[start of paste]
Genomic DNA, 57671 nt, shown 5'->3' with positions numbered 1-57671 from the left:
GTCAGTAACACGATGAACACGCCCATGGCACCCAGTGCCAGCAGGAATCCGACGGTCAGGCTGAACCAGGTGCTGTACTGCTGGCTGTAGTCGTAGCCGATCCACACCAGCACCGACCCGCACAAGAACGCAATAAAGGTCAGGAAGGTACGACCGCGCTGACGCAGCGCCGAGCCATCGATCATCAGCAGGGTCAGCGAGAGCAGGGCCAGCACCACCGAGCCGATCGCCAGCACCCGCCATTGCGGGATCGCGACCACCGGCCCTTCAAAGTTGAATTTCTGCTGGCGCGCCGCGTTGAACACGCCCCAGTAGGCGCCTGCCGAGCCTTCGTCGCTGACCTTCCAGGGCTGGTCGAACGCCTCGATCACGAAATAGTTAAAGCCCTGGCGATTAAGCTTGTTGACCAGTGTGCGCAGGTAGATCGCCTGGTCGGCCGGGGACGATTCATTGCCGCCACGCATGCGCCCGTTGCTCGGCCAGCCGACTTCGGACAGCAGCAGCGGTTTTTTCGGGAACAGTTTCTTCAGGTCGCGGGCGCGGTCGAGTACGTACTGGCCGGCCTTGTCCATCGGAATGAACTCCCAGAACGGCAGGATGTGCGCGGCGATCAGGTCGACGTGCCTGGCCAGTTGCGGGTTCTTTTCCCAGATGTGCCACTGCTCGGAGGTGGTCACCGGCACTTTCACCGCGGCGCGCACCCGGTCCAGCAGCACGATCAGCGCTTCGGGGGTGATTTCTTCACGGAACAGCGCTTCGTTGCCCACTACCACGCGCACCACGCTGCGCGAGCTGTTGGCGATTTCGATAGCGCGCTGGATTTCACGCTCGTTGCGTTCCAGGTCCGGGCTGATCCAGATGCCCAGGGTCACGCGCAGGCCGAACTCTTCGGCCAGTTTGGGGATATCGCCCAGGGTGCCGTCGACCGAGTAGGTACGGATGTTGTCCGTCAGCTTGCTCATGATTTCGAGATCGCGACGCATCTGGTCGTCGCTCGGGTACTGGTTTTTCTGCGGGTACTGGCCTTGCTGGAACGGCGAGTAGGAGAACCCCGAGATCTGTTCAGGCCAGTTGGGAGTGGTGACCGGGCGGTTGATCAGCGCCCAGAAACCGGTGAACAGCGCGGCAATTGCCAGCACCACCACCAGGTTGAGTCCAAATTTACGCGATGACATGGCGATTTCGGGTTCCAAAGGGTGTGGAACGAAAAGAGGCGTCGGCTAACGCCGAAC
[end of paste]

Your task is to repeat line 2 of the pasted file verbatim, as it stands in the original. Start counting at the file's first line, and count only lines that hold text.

GTCAGTAACACGATGAACACGCCCATGGCACCCAGTGCCAGCAGGAATCCGACGGTCAGGCTGAACCAGGTGCTGTACTGCTGGCTGTAGTCGTAGCCGATCCACACCAGCACCGACCCGCACAAGAACGCAATAAAGGTCAGGAAGGTACGACCGCGCTGACGCAGCGCCGAGCCATCGATCATCAGCAGGGTCAGCGAGAGCAGGGCCAGCACCACCGAGCCGATCGCCAGCACCCGCCATTGCGGGATCGCGACCACCGGCCCTTCAAAGTTGAATTTCTGCTGGCGCGCCGCGTTGAACACGCCCCAGTAGGCGCCTGCCGAGCCTTCGTCGCTGACCTTCCAGGGCTGGTCGAACGCCTCGATCACGAAATAGTTAAAGCCCTGGCGATTAAGCTTGTTGACCAGTGTGCGCAGGTAGATCGCCTGGTCGGCCGGGGACGATTCATTGCCGCCACGCATGCGCCCGTTGCTCGGCCAGCCGACTTCGGACAGCAGCAGCGGTTTTTTCGGGAACAGTTTCTTCAGGTCGCGGGCGCGGTCGAGTACGTACTGGCCGGCCTTGTCCATCGGAATGAACTCCCAGAACGGCAGGATGTGCGCGGCGATCAGGTCGACGTGCCTGGCCAGTTGCGGGTTCTTTTCCCAGATGTGCCACTGCTCGGAGGTGGTCACCGGCACTTTCACCGCGGCGCGCACCCGGTCCAGCAGCACGATCAGCGCTTCGGGGGTGATTTCTTCACGGAACAGCGCTTCGTTGCCCACTACCACGCGCACCACGCTGCGCGAGCTGTTGGCGATTTCGATAGCGCGCTGGATTTCACGCTCGTTGCGTTCCAGGTCCGGGCTGATCCAGATGCCCAGGGTCACGCGCAGGCCGAACTCTTCGGCCAGTTTGGGGATATCGCCCAGGGTGCCGTCGACCGAGTAGGTACGGATGTTGTCCGTCAGCTTGCTCATGATTTCGAGATCGCGACGCATCTGGTCGTCGCTCGGGTACTGGTTTTTCTGCGGGTACTGGCCTTGCTGGAACGGCGAGTAGGAGAACCCCGAGATCTGTTCAGGCCAGTTGGGAGTGGTGACCGGGCGGTTGATCAGCGCCCAGAAACCGGTGAACAGCGCGGCAATTGCCAGCACCACCACCAGGTTGAGTCCAAATTTACGCGATGACATGGCGATTTCGGGTTCCAAAGGGTGTGGAACGAAAAGAGGCGTCGGCTAACGCCGAAC